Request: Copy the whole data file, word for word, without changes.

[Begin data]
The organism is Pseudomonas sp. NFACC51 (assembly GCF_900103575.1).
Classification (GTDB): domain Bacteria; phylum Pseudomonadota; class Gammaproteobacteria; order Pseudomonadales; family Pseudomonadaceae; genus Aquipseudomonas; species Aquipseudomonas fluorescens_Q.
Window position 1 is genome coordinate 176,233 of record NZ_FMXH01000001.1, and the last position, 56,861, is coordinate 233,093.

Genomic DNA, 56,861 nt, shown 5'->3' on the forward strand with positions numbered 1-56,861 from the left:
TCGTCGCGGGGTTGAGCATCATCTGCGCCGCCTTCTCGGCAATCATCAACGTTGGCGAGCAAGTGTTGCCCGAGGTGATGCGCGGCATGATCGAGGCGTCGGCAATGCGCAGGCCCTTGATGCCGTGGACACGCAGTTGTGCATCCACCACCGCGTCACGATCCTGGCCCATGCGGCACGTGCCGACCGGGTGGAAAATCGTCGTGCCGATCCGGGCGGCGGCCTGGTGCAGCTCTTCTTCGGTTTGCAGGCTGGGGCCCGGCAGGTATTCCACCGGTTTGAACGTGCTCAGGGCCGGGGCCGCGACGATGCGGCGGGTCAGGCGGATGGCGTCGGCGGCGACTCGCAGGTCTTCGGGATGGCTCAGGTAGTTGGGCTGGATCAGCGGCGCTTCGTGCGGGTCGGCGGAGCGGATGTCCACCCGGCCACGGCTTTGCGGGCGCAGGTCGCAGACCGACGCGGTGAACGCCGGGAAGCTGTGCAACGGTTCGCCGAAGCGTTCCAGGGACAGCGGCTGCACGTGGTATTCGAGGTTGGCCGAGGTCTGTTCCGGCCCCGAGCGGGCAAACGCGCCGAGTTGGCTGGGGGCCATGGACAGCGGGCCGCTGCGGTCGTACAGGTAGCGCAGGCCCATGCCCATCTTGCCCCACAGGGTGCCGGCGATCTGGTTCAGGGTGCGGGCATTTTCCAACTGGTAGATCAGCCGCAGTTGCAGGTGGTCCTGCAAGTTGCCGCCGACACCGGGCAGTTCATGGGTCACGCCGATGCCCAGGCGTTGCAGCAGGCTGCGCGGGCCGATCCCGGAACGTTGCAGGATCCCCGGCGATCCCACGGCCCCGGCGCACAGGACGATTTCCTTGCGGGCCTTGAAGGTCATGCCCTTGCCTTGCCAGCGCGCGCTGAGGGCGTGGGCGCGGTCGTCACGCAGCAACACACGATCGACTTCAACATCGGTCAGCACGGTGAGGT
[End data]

The organism is Pseudomonas sp. NFACC51 (assembly GCF_900103575.1).
Classification (GTDB): domain Bacteria; phylum Pseudomonadota; class Gammaproteobacteria; order Pseudomonadales; family Pseudomonadaceae; genus Aquipseudomonas; species Aquipseudomonas fluorescens_Q.
Window position 1 is genome coordinate 176,233 of record NZ_FMXH01000001.1, and the last position, 56,861, is coordinate 233,093.

Genomic DNA, 56,861 nt, shown 5'->3' on the forward strand with positions numbered 1-56,861 from the left:
TCGTCGCGGGGTTGAGCATCATCTGCGCCGCCTTCTCGGCAATCATCAACGTTGGCGAGCAAGTGTTGCCCGAGGTGATGCGCGGCATGATCGAGGCGTCGGCAATGCGCAGGCCCTTGATGCCGTGGACACGCAGTTGTGCATCCACCACCGCGTCACGATCCTGGCCCATGCGGCACGTGCCGACCGGGTGGAAAATCGTCGTGCCGATCCGGGCGGCGGCCTGGTGCAGCTCTTCTTCGGTTTGCAGGCTGGGGCCCGGCAGGTATTCCACCGGTTTGAACGTGCTCAGGGCCGGGGCCGCGACGATGCGGCGGGTCAGGCGGATGGCGTCGGCGGCGACTCGCAGGTCTTCGGGATGGCTCAGGTAGTTGGGCTGGATCAGCGGCGCTTCGTGCGGGTCGGCGGAGCGGATGTCCACCCGGCCACGGCTTTGCGGGCGCAGGTCGCAGACCGACGCGGTGAACGCCGGGAAGCTGTGCAACGGTTCGCCGAAGCGTTCCAGGGACAGCGGCTGCACGTGGTATTCGAGGTTGGCCGAGGTCTGTTCCGGCCCCGAGCGGGCAAACGCGCCGAGTTGGCTGGGGGCCATGGACAGCGGGCCGCTGCGGTCGTACAGGTAGCGCAGGCCCATGCCCATCTTGCCCCACAGGGTGCCGGCGATCTGGTTCAGGGTGCGGGCATTTTCCAACTGGTAGATCAGCCGCAGTTGCAGGTGGTCCTGCAAGTTGCCGCCGACACCGGGCAGTTCATGGGTCACGCCGATGCCCAGGCGTTGCAGCAGGCTGCGCGGGCCGATCCCGGAACGTTGCAGGATCCCCGGCGATCCCACGGCCCCGGCGCACAGGACGATTTCCTTGCGGGCCTTGAAGGTCATGCCCTTGCCTTGCCAGCGCGCGCTGAGGGCGTGGGCGCGGTCGTCACGCAGCAACACACGATCGACTTCAACATCGGTCAGCACGGTGAGGT